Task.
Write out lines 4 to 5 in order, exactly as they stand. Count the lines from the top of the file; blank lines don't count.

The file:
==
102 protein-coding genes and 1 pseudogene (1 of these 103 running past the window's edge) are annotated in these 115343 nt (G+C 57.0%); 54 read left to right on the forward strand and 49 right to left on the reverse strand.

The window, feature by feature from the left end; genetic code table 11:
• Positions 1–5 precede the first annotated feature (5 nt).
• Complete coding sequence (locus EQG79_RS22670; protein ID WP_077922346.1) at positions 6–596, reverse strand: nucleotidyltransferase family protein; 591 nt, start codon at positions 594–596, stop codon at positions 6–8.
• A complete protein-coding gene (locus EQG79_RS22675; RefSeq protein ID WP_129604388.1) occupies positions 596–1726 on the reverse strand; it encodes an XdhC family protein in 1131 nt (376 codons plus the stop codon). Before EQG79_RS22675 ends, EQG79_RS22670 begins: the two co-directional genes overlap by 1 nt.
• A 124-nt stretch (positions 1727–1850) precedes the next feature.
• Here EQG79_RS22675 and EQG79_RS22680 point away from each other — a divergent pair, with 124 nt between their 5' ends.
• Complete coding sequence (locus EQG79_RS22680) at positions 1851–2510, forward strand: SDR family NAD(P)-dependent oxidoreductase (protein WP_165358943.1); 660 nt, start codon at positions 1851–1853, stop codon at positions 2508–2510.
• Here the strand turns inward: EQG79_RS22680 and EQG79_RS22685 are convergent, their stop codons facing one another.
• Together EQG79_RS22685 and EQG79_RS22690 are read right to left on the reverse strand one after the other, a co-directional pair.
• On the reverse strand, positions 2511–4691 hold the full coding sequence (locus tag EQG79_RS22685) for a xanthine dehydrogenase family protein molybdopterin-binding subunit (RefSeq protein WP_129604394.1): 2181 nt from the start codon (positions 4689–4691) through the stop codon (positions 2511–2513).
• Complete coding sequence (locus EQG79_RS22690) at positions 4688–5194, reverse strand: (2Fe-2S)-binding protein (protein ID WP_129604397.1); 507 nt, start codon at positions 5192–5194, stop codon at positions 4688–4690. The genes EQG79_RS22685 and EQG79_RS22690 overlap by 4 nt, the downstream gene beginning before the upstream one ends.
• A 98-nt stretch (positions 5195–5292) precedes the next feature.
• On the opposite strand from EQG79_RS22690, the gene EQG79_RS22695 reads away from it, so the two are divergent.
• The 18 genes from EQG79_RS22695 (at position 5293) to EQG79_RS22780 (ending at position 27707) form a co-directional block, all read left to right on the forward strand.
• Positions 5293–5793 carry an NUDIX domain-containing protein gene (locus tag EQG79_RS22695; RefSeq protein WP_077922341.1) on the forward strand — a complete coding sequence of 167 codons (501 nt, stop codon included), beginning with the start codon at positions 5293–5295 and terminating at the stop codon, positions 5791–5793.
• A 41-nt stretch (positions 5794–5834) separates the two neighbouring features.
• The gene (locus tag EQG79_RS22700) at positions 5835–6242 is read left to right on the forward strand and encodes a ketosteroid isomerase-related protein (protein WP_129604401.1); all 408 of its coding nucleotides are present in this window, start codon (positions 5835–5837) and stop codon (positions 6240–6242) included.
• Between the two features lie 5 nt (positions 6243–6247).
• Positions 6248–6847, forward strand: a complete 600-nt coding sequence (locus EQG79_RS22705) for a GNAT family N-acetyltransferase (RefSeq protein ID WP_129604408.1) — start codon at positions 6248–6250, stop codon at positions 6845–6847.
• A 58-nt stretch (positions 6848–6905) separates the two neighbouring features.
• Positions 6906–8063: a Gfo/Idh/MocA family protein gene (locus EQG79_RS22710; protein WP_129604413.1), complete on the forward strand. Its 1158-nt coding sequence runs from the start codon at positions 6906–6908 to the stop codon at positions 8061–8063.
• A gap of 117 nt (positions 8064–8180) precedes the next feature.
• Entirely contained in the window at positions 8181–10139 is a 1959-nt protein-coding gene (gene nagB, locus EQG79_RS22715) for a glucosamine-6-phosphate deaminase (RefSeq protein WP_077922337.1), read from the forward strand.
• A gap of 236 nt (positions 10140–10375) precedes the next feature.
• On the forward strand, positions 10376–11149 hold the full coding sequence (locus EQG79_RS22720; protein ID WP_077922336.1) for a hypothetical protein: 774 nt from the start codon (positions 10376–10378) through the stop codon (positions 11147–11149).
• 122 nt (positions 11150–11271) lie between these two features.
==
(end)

• Complete coding sequence (locus EQG79_RS22670; protein ID WP_077922346.1) at positions 6–596, reverse strand: nucleotidyltransferase family protein; 591 nt, start codon at positions 594–596, stop codon at positions 6–8.
• A complete protein-coding gene (locus EQG79_RS22675; RefSeq protein ID WP_129604388.1) occupies positions 596–1726 on the reverse strand; it encodes an XdhC family protein in 1131 nt (376 codons plus the stop codon). Before EQG79_RS22675 ends, EQG79_RS22670 begins: the two co-directional genes overlap by 1 nt.